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Come One, Come All, and Cast Your Vote

  1. Aug 24, 2008 #1
    Vote on which university has the correct normalized quantum harmonic oscillator equation!!!

    Is it University #1
    Georgia State University and the Hyperphysics site presented by the physics department.

    [tex]\psi_n \left( y \right) = \left( \frac {\alpha}{{\pi}} \right) ^ \frac{1}{{4}} \frac{1}{{\sqrt{2^nn!}}}H_n\left(y\right)e^{\frac{-y^2}{{2}}}[/tex]
    Where [tex]y = \sqrt{\alpha} x [/tex]
    and [tex]\alpha = \frac{m\omega}{{\hbar}}[/tex]

    Is it University #2
    Oxford University with a paper from the Physical Chemistry department

    [tex]\psi_v\left(y\right) = \frac{1}{{\sqrt{\pi}{{2^vv!}}}}H_v\left(y\right)e^{\frac{-y^2}{{2}}}[/tex]
    Where [tex]y = \sqrt{\frac{m\omega}{{\hbar}}}x[/tex]

    Or is it University #3
    University of Glasgow with a paper from the Physics department

    [tex]\psi_n \left( x \right) = \sqrt{\frac{\alpha}{{\sqrt{\pi}2^nn!}}}H_n\left(ax\right)e^\frac{-\alpha^2x^2}{{2}}[/tex]
    Where y = [tex]\alpha x[/tex]
    and [tex]\alpha = \sqrt{\frac{m\omega}{{\hbar}}}[/tex]

    The normalizing constant is different for each equation so they all can not be the same.
    When you cast your vote it would be helpful to others if you would justify your selection.
    Thanks for participating.
  2. jcsd
  3. Aug 24, 2008 #2


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    Staff: Mentor

    Check it yourself! Evaluate the normalization integral for each one and see which one(s) give you 1 for the result. :smile:

    Of course, you'll have to pick a particular value of [itex]n[/itex] (or [itex]\nu[/itex] as the case may be) and use the corresponding particular Hermite polynomial.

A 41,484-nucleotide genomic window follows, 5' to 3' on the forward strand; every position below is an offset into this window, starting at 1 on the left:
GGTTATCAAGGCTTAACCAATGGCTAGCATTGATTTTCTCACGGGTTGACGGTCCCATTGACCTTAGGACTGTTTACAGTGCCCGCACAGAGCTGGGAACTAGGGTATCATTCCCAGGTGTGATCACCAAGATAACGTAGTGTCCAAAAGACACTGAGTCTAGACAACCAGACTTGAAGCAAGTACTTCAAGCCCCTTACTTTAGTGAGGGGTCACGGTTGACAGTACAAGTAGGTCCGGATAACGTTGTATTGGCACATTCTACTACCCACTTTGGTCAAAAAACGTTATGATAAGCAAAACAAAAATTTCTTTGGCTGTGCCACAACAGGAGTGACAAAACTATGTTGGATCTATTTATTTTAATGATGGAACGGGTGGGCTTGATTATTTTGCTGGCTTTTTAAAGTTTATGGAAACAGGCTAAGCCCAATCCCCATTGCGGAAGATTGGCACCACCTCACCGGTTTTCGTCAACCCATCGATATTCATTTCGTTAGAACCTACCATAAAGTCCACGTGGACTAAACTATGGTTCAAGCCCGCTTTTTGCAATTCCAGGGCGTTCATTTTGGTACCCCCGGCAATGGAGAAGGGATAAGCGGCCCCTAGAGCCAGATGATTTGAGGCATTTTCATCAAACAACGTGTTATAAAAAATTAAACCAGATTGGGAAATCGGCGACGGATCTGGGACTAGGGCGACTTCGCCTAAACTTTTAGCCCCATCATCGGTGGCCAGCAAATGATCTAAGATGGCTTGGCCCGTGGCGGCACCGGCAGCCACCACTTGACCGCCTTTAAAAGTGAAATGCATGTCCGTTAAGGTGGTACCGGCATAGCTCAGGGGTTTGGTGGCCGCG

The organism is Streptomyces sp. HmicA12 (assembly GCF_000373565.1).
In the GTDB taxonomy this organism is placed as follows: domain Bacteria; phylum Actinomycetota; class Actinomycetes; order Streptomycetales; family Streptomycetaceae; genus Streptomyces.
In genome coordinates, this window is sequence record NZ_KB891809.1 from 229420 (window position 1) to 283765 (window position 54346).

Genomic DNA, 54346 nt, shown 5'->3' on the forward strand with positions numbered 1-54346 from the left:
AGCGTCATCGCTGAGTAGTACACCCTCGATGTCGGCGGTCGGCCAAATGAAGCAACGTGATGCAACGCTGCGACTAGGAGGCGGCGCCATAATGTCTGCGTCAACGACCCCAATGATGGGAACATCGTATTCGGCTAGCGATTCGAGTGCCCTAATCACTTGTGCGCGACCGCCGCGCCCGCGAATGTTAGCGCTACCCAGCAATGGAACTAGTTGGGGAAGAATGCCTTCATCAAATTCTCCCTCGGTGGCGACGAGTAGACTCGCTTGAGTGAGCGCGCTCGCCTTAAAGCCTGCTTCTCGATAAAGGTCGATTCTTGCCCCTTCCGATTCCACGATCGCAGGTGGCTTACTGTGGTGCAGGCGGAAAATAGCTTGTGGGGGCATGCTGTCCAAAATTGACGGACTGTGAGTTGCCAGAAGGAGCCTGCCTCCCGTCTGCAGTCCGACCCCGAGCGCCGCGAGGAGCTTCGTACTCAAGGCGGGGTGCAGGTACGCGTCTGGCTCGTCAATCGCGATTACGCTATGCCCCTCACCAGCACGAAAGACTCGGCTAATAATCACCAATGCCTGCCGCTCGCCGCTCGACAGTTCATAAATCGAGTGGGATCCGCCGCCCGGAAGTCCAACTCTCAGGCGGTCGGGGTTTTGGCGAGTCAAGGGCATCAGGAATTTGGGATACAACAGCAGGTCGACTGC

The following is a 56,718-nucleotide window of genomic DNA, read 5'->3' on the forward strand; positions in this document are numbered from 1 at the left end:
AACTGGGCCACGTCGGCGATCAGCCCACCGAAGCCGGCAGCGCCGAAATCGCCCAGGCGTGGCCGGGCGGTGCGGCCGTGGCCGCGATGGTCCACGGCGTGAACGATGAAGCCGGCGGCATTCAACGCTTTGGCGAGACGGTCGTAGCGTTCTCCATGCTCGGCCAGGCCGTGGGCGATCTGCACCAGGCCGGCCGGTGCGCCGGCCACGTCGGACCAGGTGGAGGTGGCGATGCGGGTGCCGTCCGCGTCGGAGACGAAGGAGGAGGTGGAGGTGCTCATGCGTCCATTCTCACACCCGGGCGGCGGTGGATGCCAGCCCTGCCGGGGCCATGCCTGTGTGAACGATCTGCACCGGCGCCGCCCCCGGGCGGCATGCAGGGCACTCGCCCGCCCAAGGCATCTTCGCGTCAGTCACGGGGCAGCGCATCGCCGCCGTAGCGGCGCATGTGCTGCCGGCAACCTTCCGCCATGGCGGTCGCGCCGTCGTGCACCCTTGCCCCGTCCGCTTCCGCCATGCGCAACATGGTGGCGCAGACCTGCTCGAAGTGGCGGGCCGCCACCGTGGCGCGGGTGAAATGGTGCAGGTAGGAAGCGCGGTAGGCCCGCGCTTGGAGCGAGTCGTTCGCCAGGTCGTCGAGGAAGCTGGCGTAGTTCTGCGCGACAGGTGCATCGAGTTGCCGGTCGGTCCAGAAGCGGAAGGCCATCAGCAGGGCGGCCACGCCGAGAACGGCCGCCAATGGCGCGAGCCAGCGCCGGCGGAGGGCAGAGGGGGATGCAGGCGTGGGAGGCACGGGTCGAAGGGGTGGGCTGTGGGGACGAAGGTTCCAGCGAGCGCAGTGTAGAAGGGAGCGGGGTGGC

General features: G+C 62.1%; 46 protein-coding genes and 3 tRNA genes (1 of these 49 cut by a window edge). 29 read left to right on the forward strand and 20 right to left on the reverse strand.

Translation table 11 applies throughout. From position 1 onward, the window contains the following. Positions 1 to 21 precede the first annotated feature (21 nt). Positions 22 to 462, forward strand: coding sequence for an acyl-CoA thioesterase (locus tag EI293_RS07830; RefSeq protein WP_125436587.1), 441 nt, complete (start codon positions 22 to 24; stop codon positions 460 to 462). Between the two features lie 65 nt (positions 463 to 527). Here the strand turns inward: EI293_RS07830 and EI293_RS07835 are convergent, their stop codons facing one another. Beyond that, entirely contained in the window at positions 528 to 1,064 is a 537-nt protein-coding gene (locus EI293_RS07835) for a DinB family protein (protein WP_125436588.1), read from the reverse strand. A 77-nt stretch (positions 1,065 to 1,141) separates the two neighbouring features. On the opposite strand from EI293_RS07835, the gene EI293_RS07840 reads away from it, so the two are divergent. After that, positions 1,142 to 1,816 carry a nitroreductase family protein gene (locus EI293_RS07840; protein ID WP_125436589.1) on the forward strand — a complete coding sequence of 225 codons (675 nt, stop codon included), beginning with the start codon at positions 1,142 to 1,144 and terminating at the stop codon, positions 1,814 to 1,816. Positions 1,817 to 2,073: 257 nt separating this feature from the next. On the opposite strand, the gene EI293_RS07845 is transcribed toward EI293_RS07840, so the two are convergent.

4. Aug 24, 2008 #3
    Are you saying that I should evaluate each function for a specific n (or v) and the one that results in a value of 1 has the valid normalization constant? If so, I can do that.


    Are you suggesting evaluate the normalization integral. That I won’t be able to do for a couple of them do not provide that information. That is why I am asking for opinions.
  5. Aug 26, 2008 #4
    I did some more checking around and found the answer to my question.

    Shown below is the normalized harmonic equation from Michael Fowler at the University of Virginia. As can be seen the structure of the normalization constant is very similar to Georgia States Hyperphysics equation. After closer examination of the Hyperphysics equation I found the two equations to be equal. I also reexamined the Glasgow equation and found it was also equal to the other two. The confusion arose because the alphas were defined differently between Hyperphysics and Glasgow.

    University of Virginia - Michael Fowler page

    [tex]\psi_n \left( y \right) = \left( \frac {m\omega}{{\hbar\pi}} \right) ^ \frac{1}{{4}} \frac{1}{{\sqrt{2^nn!}}}H_n\left(y\right)e^{\frac{-y^2}{{2}}}[/tex]
    Where [tex]y = \frac{x}{{\alpha}} [/tex]
    and [tex]\alpha = \sqrt{\frac{\hbar}{{m\omega}}}[/tex]

    I am still puzzled as to why the prestigious Oxford equation does not match the others.
    If you have any thoughts on the puzzle chime in.

    I am also puzzled why 91 readers didn’t catch my initial error including JTBELL mentor. :-)
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